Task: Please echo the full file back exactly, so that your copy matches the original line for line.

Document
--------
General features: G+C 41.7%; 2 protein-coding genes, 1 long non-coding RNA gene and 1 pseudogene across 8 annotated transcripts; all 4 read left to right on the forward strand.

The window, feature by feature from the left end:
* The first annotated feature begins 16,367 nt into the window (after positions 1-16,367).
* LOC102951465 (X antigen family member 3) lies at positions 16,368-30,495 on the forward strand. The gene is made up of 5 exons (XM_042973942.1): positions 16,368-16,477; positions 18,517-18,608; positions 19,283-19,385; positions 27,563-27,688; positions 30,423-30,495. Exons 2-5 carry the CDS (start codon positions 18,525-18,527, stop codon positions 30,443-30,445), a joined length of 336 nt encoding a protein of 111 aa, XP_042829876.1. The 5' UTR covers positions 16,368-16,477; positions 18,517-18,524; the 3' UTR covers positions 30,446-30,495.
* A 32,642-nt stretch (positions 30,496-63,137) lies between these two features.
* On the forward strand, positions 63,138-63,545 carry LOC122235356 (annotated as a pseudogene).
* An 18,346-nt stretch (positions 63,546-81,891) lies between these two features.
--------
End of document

General features: G+C 41.7%; 2 protein-coding genes, 1 long non-coding RNA gene and 1 pseudogene across 8 annotated transcripts; all 4 read left to right on the forward strand.

The window, feature by feature from the left end:
* The first annotated feature begins 16,367 nt into the window (after positions 1-16,367).
* LOC102951465 (X antigen family member 3) lies at positions 16,368-30,495 on the forward strand. The gene is made up of 5 exons (XM_042973942.1): positions 16,368-16,477; positions 18,517-18,608; positions 19,283-19,385; positions 27,563-27,688; positions 30,423-30,495. Exons 2-5 carry the CDS (start codon positions 18,525-18,527, stop codon positions 30,443-30,445), a joined length of 336 nt encoding a protein of 111 aa, XP_042829876.1. The 5' UTR covers positions 16,368-16,477; positions 18,517-18,524; the 3' UTR covers positions 30,446-30,495.
* A 32,642-nt stretch (positions 30,496-63,137) lies between these two features.
* On the forward strand, positions 63,138-63,545 carry LOC122235356 (annotated as a pseudogene).
* An 18,346-nt stretch (positions 63,546-81,891) lies between these two features.